Daily Mail

We can beat it – if we don’t surrender to striking unions

- By Alex Brummer CITY EDITOR

THE surge in Britain’s headline rate of inflation to 11.1 per cent, the highest level in 41 years, will come as no surprise to consumers or businesses. Any supermarke­t shopper will have noticed that their weekly budget now goes nowhere near as far as it once did.

Mortgage-payers who are not on fixed deals will have been clobbered by interest rate rises. And autumn utility bills will come as a nasty shock to many, in spite of the price limit for typical households introduced by Liz Truss’s shortlived government.

The jump in consumer prices may be greater than most analysts were expecting, but the truth is there is no need to panic.

All the indication­s are that, as energy costs subside and the supplychai­n bottleneck­s caused by Covid-19 lockdowns evaporate, the cost of living crisis should ease.

Whisper it, but after the botched mini-Budget and the interest and mortgage rate jumps of last month, the pressure could start to subside next year.

The timing of the release of the inflation data, on the eve of Jeremy Hunt’s first Budget, should help to make his austerity package more palatable.

The Chancellor argues that the insidious impact of higher prices makes it all the more necessary to limit government borrowing by reining in public spending and increasing taxes.

In a reversion to Treasury orthodoxy, after the disastrous market reaction to Truss and Kwasi Kwarteng’s tax-cutting proposals, Hunt wants government policy and the Bank of England’s interest rate rises to be pulling in the same direction in the global battle against higher prices.

And there are early indication­s that this is a fight that is winnable.

Much of the upsurge in inflation can be attributed to higher fuel costs, in spite of the Energy Price Guarantee of £2,500 per typical household for this winter.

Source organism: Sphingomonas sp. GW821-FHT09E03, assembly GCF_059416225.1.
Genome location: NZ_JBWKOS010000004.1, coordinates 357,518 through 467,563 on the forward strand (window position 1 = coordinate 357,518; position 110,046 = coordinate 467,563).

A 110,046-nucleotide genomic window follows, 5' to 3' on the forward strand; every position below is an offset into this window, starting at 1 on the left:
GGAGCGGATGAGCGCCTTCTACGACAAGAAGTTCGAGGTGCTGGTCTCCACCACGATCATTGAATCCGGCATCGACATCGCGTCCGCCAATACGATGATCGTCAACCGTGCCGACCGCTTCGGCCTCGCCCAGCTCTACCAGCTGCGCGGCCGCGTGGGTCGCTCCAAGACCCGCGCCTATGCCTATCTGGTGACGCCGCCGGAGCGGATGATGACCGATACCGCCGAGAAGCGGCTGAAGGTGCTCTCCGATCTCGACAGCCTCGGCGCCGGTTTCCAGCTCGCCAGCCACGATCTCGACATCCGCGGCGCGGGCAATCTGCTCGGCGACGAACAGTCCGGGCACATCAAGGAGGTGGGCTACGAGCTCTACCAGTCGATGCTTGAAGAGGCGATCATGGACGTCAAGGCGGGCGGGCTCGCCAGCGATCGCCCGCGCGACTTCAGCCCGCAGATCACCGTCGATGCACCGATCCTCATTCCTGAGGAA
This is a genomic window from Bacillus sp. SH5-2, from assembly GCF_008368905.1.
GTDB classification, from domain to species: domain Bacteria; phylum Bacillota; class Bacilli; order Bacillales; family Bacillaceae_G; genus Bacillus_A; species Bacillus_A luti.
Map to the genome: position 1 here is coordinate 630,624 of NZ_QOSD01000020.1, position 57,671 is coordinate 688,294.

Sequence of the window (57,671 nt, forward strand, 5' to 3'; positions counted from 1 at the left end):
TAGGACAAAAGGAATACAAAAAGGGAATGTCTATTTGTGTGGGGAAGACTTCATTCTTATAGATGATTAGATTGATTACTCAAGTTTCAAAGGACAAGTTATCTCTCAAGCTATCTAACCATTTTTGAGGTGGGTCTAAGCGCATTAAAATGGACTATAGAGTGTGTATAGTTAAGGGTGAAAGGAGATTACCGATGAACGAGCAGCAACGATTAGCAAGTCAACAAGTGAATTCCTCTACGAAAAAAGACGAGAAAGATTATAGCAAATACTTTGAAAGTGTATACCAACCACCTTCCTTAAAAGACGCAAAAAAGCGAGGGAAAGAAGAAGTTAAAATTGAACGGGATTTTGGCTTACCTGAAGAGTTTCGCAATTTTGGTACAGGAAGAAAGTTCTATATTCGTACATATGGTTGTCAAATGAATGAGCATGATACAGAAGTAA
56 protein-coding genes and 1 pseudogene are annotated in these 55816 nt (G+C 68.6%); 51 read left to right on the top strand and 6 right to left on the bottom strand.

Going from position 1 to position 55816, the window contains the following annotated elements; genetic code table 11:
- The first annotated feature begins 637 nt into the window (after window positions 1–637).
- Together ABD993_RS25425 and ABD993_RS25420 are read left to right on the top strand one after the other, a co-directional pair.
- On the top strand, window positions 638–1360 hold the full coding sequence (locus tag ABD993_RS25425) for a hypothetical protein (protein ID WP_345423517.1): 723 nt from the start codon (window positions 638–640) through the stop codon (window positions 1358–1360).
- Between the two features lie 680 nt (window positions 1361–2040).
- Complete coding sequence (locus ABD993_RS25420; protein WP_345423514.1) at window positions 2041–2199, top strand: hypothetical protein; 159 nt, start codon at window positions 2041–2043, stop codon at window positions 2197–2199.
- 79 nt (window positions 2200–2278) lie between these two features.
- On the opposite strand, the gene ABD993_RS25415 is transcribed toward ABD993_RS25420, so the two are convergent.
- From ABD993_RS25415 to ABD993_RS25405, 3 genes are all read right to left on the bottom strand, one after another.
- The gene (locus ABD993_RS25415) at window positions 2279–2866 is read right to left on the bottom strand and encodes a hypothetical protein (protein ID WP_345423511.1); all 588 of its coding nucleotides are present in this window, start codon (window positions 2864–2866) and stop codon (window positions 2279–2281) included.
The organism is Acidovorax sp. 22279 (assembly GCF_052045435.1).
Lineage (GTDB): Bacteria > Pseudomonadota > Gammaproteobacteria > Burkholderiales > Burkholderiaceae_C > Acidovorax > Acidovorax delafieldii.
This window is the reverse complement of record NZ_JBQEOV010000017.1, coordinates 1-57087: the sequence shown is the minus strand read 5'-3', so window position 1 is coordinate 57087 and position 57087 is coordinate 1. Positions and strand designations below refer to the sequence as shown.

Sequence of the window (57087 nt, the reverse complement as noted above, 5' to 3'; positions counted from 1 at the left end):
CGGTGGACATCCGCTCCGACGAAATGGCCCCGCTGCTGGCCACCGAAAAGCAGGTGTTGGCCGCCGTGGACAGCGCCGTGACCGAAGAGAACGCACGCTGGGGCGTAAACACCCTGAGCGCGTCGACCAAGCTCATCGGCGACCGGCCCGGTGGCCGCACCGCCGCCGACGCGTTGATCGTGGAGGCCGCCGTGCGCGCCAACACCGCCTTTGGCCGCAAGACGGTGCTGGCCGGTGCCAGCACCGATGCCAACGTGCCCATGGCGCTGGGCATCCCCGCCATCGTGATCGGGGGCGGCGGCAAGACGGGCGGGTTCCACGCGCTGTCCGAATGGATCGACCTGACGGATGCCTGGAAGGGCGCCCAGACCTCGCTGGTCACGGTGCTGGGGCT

This is exacerbate­d by the lingering effects of earlier rises in world oil prices, which are still impacting commercial transport costs and, in turn, increasing the cost of food distributi­on.

But wholesale gas prices have started to fall as the major European economies, once heavily reliant on imports from Russia, have begun finding alternativ­e sources in Africa, the Middle-East and even the US.

The biggest risk now for the UK is that pay settlement­s get out of hand. This is exactly what happened in the 1970s and 1980s, when the country was caught up in a wage-price spiral as salaries chased costs upwards.

That is why it is so important for the train operators, the Royal Mail and even the NHS to hold the line in resisting inflation- busting settlement­s.

WERE we to lose control of wage inflation, the Bank of England would have no other choice but to raise interest rates above the peak, which is now expected to be in the 4 per cent to 5 per cent range, compared with the current rate of 3 per cent.

The stabilisat­ion of financial markets since Rishi Sunak entered No 10 should help.

The pound has strengthen­ed from $1.03, towards the end of September, when concerns about the Truss/ Kwarteng mini-Budget were at their height, to $1.20 this week.

A stronger pound acts as a barrier against inflation by lowering the costs of imported goods, including fresh food.

Similarly, the restoratio­n of calm in the market for UK government bonds reduces pressure on mortgage rates — a key component in housing costs and a big share of many households’ expenses.

Much of this is encouragin­g in terms of the inflation rate, but the nation still faces traumatic months ahead before it can look forward to sunnier times.

Tomorrow’s Budget will almost certainly see millions of workers dragged into higher tax brackets, and the dream of a growth-led turnaround of the British economy will have been extinguish­ed for the foreseeabl­e future.

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